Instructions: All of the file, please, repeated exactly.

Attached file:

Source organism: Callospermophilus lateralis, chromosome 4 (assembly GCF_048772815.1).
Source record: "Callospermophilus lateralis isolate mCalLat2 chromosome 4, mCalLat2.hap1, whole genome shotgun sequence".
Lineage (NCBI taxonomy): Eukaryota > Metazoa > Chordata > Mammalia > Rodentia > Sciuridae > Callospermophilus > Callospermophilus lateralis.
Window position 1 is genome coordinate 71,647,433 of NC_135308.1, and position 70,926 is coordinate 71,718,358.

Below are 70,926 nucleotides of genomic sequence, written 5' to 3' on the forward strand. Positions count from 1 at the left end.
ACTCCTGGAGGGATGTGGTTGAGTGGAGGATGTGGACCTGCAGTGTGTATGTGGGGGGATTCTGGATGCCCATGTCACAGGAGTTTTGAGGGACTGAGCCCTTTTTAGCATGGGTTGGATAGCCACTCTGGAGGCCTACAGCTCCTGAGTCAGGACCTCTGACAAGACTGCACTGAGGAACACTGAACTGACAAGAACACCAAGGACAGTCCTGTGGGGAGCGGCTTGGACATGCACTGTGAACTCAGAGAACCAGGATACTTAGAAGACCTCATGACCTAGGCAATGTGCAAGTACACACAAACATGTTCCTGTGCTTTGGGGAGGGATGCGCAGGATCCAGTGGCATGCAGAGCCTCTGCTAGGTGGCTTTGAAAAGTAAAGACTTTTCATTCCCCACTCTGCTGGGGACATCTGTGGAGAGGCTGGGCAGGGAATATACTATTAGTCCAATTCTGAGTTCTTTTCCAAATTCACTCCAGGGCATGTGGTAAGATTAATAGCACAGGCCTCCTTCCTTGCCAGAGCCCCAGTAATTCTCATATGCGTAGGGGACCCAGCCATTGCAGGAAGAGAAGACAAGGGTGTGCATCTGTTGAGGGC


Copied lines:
Source organism: Callospermophilus lateralis, chromosome 4 (assembly GCF_048772815.1).
Source record: "Callospermophilus lateralis isolate mCalLat2 chromosome 4, mCalLat2.hap1, whole genome shotgun sequence".
Lineage (NCBI taxonomy): Eukaryota > Metazoa > Chordata > Mammalia > Rodentia > Sciuridae > Callospermophilus > Callospermophilus lateralis.
Window position 1 is genome coordinate 71,647,433 of NC_135308.1, and position 70,926 is coordinate 71,718,358.

Below are 70,926 nucleotides of genomic sequence, written 5' to 3' on the forward strand. Positions count from 1 at the left end.
ACTCCTGGAGGGATGTGGTTGAGTGGAGGATGTGGACCTGCAGTGTGTATGTGGGGGGATTCTGGATGCCCATGTCACAGGAGTTTTGAGGGACTGAGCCCTTTTTAGCATGGGTTGGATAGCCACTCTGGAGGCCTACAGCTCCTGAGTCAGGACCTCTGACAAGACTGCACTGAGGAACACTGAACTGACAAGAACACCAAGGACAGTCCTGTGGGGAGCGGCTTGGACATGCACTGTGAACTCAGAGAACCAGGATACTTAGAAGACCTCATGACCTAGGCAATGTGCAAGTACACACAAACATGTTCCTGTGCTTTGGGGAGGGATGCGCAGGATCCAGTGGCATGCAGAGCCTCTGCTAGGTGGCTTTGAAAAGTAAAGACTTTTCATTCCCCACTCTGCTGGGGACATCTGTGGAGAGGCTGGGCAGGGAATATACTATTAGTCCAATTCTGAGTTCTTTTCCAAATTCACTCCAGGGCATGTGGTAAGATTAATAGCACAGGCCTCCTTCCTTGCCAGAGCCCCAGTAATTCTCATATGCGTAGGGGACCCAGCCATTGCAGGAAGAGAAGACAAGGGTGTGCATCTGTTGAGGGC